The special thing about Futomaki sushi is that it's not just a sushi roll, but also a work of art! Futomaki sushi can be made with different motifs, from Sakura flowers to even cartoon pandas and other more complicated patterns!

Our sensei did a demonstration on how to create this beautiful work of art before we attempted it on our own. It was amazing how layer upon layer of sushi rice, nori and other ingredients miraculously formed into a charming motif contained within a tamago-yaki (Japanese egg omelette) roll!

Look at the many different variations: I especially love that Sakura tree futomaki sushi!

Japan-ABC-Cooking-Studio-2016-30Here goes nothing! With guidance from our sensei, even a beginner like myself managed to create a decent-looking futomaki sushi successfully, HAHA.

This was my first time making sushi, and it required some deft hands and careful rolling! Practice makes perfect.

Jiehui, Juli, our cute sensei and I with our completed futomaki sushi rolls! My favourite part was slicing the futomaki apart to reveal the artwork you created within. It was a proud moment!

We were famished by the time we managed to complete our futomaki rolls, and were delighted to tuck into our own handiwork. These tasted as delicious as they looked!

3. Train like a Samurai and make Japanese Ujyou-toothpicks
Japan travel blog guide 2016
Have you ever given any thought to how Japanese wooden toothpicks (also known as kushi/skewers) are made? I've always regarded these wooden toothpicks as mass-produced products and never thought twice about them. It turns out that there are still existing skilled craftsmen in the Land of the Rising Sun who painstakingly make these wooden skewers one by one!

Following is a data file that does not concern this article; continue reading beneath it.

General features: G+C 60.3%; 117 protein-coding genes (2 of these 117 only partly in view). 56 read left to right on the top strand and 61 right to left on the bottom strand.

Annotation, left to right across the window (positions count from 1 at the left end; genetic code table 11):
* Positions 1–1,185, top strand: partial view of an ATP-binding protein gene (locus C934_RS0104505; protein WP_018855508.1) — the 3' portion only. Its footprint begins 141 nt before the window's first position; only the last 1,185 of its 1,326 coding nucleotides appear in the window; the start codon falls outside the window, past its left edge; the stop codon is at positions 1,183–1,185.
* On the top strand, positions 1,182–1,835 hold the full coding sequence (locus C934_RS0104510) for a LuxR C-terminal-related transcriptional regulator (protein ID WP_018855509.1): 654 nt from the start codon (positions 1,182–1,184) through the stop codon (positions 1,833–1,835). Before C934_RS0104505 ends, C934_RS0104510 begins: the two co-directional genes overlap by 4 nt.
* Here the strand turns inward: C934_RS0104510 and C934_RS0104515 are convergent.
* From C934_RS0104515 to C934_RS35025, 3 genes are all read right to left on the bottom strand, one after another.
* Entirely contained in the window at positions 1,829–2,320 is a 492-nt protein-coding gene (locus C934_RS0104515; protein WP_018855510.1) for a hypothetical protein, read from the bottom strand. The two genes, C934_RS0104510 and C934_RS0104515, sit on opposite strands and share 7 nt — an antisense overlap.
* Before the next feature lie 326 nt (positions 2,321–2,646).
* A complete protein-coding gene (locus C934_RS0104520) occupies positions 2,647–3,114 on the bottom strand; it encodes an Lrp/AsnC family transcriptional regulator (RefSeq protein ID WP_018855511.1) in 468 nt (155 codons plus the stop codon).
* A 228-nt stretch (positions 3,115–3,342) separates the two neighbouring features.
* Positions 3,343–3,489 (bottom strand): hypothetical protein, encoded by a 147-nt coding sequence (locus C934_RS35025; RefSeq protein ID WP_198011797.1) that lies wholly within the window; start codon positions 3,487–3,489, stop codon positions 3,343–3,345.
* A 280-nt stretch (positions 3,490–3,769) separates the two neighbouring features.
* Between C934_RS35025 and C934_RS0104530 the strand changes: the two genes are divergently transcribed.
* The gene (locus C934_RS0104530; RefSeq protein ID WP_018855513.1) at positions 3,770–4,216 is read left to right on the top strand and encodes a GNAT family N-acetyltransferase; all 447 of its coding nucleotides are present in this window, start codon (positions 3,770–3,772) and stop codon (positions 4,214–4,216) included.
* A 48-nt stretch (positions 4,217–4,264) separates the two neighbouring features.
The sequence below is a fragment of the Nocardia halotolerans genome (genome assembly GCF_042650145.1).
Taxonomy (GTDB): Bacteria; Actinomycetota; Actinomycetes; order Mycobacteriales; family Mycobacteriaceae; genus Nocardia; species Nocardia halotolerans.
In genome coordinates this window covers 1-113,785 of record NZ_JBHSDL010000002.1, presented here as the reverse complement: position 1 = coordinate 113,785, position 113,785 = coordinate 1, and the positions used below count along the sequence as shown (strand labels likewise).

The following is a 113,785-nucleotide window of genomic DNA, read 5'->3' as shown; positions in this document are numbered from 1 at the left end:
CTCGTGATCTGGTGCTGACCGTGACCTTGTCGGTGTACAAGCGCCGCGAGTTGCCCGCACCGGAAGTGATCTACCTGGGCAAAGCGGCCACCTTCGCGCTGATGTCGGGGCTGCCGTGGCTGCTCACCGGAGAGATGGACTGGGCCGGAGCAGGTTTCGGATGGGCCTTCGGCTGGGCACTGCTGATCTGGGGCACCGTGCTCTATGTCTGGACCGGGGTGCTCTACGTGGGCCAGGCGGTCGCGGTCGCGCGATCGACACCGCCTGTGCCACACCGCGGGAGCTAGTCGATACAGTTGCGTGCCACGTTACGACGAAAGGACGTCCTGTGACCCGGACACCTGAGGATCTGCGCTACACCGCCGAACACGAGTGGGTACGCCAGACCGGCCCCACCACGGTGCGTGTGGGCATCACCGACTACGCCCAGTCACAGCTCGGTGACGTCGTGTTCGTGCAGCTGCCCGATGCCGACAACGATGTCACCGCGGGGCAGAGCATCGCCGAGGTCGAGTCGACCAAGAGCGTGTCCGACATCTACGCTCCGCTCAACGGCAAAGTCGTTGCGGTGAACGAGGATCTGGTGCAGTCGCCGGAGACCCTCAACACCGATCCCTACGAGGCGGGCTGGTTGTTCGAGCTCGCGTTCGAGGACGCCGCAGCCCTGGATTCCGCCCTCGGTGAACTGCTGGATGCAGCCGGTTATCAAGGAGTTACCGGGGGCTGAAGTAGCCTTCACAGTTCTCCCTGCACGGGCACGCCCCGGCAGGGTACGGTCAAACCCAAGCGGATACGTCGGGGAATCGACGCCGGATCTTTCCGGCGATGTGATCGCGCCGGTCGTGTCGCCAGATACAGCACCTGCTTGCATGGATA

When I first saw this activity on my itinerary, I wasn't much impressed, to be honest. Toothpick making? Sounded like it was going to be lame, boring and dry.

We stepped into a tiny space after making our way through a small, dark alley way, then got settled down in front of wooden stumps and little green wood stems. It was with much reluctance that I finally picked up the knife that lay in front of me, and half-heartedly started whittling away at my first toothpick.

It was SO difficult!

That straightforward and unassuming toothpick that looked so easy to create was giving me a nightmare. When I exerted too much pressure, my knife got stuck in the wood. When I exerted too little pressure, I ended up slicing slivers of wood shavings off to no effect. When I pushed at the wrong angle, I ended up carving an entire chunk off.

I was close to giving up when our toothpick-making samurai sensei sat down with me and patiently showed me how he used sure and steady strokes to quickly turn a piece of wood into a tapered, rectangular toothpick seemingly effortlessly.

Despite the language barrier, I could see how sincere Sensei was in imparting his wood-cutting techniques. Although I didn't understand most of what he was trying to say, I decided not to give up and attempted repeatedly to make a better-shaped wooden skewer each time.